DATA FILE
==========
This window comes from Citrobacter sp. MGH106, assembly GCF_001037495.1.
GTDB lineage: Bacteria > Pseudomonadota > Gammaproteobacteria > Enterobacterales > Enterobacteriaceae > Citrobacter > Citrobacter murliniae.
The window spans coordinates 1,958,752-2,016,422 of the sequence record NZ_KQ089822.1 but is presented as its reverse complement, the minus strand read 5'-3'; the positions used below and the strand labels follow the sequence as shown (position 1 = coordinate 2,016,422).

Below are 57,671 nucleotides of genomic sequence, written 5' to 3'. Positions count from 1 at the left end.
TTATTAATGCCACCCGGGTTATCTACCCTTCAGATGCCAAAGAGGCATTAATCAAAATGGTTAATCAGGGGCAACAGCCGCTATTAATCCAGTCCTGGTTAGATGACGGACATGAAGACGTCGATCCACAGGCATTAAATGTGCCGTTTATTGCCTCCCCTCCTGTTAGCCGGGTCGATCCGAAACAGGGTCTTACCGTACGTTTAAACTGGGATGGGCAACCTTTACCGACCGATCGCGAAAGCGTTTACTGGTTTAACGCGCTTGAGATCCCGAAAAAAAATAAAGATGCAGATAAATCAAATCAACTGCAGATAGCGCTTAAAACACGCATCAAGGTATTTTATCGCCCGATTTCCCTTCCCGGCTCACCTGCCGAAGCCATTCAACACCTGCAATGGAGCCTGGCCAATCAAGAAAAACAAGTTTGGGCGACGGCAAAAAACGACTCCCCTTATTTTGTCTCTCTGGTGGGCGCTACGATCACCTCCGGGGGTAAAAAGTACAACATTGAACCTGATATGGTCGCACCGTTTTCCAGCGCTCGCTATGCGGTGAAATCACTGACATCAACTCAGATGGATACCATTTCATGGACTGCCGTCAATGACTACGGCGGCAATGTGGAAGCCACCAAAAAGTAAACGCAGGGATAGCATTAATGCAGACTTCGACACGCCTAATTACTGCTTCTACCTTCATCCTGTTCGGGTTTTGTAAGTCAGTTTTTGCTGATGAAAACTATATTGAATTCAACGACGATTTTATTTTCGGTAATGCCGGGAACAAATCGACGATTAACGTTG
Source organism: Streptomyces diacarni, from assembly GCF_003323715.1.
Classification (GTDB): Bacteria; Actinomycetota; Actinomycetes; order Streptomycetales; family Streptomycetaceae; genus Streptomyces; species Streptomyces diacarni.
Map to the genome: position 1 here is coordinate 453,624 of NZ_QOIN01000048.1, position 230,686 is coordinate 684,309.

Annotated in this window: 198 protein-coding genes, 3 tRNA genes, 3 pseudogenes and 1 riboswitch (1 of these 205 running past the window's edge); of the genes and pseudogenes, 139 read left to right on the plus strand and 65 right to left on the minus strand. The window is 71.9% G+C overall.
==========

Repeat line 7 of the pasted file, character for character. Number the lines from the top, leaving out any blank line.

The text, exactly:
Classification (GTDB): Bacteria; Actinomycetota; Actinomycetes; order Streptomycetales; family Streptomycetaceae; genus Streptomyces; species Streptomyces diacarni.